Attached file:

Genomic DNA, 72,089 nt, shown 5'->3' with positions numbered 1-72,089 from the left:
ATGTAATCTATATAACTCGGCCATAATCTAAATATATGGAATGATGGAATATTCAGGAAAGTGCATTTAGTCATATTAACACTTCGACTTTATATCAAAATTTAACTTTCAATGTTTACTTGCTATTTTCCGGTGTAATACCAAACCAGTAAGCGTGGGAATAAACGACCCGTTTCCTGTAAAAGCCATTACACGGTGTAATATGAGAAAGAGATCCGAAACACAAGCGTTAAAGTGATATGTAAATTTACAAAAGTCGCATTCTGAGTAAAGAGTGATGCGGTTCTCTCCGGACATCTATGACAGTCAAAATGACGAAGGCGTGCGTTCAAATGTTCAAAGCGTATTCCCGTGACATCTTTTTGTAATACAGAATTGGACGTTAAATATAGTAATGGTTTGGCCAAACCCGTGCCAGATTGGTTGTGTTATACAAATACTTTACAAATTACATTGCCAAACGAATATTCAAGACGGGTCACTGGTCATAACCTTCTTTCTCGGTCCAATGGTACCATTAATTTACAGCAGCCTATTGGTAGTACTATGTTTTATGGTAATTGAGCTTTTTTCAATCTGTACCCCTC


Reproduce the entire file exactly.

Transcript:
Genomic DNA, 72,089 nt, shown 5'->3' with positions numbered 1-72,089 from the left:
ATGTAATCTATATAACTCGGCCATAATCTAAATATATGGAATGATGGAATATTCAGGAAAGTGCATTTAGTCATATTAACACTTCGACTTTATATCAAAATTTAACTTTCAATGTTTACTTGCTATTTTCCGGTGTAATACCAAACCAGTAAGCGTGGGAATAAACGACCCGTTTCCTGTAAAAGCCATTACACGGTGTAATATGAGAAAGAGATCCGAAACACAAGCGTTAAAGTGATATGTAAATTTACAAAAGTCGCATTCTGAGTAAAGAGTGATGCGGTTCTCTCCGGACATCTATGACAGTCAAAATGACGAAGGCGTGCGTTCAAATGTTCAAAGCGTATTCCCGTGACATCTTTTTGTAATACAGAATTGGACGTTAAATATAGTAATGGTTTGGCCAAACCCGTGCCAGATTGGTTGTGTTATACAAATACTTTACAAATTACATTGCCAAACGAATATTCAAGACGGGTCACTGGTCATAACCTTCTTTCTCGGTCCAATGGTACCATTAATTTACAGCAGCCTATTGGTAGTACTATGTTTTATGGTAATTGAGCTTTTTTCAATCTGTACCCCTC